How does degarelix, a newer drug that treats prostate cancer by lowering male sex hormone levels, compare to existing medications for newly diagnosed advanced prostate cancer?
There is no cure if prostate cancer has spread outside of the prostate gland to lymph nodes or to the bones. In such a situation, hormonal therapy that lowers levels of the male sex hormone testosterone can slow down cancer growth. Testosterone levels are regulated by complicated mechanisms that involve a hormone known as gonadotropin-releasing hormone (GnRH), which is present in men at different levels at different times of the day. It is understood that giving men with prostate cancer high levels of medications that increase GnRH levels first raises testosterone levels, and then drops them to very low levels. These medications are commonly used to treat men with prostate cancer that has spread outside the prostate. Degarelix is a newer drug known as a GnRH antagonist, which blocks receptors in the brain and thereby lowers testosterone levels immediately.
We included randomized controlled trials (studies in which participants are assigned to one of two or more treatment groups using a random method) comparing degarelix and standard hormonal therapy in men with newly diagnosed advanced prostate cancer. The evidence is current to September 2020 for electronic databases, to October 2020 for trial registries, and to December 2020 for conference proceedings.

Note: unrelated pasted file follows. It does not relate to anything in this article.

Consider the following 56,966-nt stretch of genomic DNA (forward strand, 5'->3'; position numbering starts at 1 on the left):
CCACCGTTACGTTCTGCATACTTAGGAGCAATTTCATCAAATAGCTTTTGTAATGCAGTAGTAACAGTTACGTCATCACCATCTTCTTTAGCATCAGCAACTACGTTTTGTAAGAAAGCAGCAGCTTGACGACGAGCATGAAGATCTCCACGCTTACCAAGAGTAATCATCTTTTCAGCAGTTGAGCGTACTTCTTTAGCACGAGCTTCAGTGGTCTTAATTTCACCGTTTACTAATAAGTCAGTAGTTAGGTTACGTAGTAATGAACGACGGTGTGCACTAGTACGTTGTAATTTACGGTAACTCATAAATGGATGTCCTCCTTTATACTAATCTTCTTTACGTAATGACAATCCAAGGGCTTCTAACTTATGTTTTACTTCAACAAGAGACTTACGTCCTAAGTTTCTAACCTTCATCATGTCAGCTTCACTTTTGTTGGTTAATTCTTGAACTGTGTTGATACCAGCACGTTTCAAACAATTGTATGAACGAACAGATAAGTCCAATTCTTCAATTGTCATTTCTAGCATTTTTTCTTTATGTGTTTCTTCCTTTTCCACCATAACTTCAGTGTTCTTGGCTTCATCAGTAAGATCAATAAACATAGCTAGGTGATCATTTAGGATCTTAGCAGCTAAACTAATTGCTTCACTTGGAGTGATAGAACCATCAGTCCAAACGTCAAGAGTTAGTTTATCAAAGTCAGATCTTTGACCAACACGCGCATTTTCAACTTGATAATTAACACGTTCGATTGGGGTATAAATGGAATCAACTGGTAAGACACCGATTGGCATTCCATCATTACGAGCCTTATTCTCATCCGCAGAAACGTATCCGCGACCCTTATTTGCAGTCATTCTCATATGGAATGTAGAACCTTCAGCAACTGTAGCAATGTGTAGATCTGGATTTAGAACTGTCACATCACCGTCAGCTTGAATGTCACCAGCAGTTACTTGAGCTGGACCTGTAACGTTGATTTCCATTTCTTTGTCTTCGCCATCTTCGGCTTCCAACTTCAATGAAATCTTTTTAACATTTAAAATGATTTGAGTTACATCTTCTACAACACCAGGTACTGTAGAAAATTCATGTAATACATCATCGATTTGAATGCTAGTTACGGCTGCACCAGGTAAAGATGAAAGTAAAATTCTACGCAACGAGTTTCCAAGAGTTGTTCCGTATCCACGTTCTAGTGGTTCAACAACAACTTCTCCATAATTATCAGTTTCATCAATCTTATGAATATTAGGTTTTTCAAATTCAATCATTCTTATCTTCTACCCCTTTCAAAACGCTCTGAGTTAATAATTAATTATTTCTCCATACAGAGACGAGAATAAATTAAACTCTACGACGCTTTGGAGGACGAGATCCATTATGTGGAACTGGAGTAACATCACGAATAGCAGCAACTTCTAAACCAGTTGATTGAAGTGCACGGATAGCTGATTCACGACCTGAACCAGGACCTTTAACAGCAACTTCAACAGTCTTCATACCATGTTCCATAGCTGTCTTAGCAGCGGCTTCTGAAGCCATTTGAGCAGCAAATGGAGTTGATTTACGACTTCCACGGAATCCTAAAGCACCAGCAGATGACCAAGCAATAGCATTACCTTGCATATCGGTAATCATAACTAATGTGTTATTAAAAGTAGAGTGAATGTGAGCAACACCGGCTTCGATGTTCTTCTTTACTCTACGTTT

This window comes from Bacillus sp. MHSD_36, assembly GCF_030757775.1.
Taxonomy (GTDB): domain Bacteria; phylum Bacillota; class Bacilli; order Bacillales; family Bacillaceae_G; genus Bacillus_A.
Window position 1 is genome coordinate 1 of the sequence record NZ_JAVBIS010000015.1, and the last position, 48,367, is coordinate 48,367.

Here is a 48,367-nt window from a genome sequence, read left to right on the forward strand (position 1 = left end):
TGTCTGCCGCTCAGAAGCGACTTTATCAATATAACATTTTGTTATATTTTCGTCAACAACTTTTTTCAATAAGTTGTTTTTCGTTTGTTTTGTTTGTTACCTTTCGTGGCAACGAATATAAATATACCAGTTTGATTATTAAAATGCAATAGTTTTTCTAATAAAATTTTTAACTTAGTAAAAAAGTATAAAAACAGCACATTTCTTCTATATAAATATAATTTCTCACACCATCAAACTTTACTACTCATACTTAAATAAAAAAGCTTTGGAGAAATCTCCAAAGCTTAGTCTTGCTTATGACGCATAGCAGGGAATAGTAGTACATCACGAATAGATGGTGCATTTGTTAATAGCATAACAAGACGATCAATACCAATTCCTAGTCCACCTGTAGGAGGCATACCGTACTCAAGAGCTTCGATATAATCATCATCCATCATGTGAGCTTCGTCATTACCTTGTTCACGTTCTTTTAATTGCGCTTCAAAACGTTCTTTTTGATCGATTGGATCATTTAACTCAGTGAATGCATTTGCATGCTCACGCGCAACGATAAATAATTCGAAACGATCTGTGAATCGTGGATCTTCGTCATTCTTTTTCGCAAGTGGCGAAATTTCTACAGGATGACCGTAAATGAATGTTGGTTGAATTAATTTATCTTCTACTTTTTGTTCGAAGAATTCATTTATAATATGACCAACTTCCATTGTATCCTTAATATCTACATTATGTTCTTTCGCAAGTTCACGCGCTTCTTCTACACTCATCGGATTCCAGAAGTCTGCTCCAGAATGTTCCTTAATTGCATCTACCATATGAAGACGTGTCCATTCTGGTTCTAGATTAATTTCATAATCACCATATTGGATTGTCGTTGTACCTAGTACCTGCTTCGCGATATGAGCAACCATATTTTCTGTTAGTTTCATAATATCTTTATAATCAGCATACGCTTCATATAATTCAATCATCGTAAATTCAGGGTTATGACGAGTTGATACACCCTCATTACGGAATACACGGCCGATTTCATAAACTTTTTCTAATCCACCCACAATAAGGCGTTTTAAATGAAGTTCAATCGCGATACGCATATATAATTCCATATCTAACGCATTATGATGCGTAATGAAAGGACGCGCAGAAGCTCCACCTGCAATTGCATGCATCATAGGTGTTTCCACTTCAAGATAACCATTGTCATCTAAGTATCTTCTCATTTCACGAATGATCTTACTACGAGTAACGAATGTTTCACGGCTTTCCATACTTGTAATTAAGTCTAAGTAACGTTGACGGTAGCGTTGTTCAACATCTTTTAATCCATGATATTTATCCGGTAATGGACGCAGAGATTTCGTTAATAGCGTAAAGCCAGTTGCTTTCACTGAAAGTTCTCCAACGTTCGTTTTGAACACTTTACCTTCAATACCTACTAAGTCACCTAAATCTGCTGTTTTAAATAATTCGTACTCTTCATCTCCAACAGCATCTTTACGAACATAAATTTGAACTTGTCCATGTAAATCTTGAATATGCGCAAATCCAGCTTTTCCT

We found 11 studies that were eligible for inclusion in the review, but none of these studies evaluated the risk of dying from any cause or dying from prostate cancer. There may be no difference between degarelix and standard hormonal therapy in serious unwanted effects and quality of life. The effects of degarelix on cardiovascular issues such as the risk of a heart attack or stroke are uncertain; while one study suggested that the risk may be reduced with degarelix, it had major issues, in particular that it was conducted in men at high risk for such problems. We found that degarelix therapy likely results in an increase in the occurrence of pain at the injection site.
Certainty of the evidence
The certainty of evidence for the various outcomes ranged from moderate to very low. There is a need for additional, better designed studies to further understand the effects of degarelix for newly diagnosed advanced prostate cancer.
We did not find trial evidence for overall survival or cancer-specific survival comparing degarelix to standard androgen suppression, but serious adverse events and quality of life may be similar between groups. The effects of degarelix on cardiovascular events are very uncertain as the only eligible study had limitations, was small with few events, and was conducted in a high-risk population. Degarelix likely results in an increase in injection site pain compared to standard androgen suppression therapy. Maximum follow-up of included studies was 14 months, which is short. There is a need for methodologically better designed and executed studies with long-term follow-up evaluating men with metastatic prostate cancer.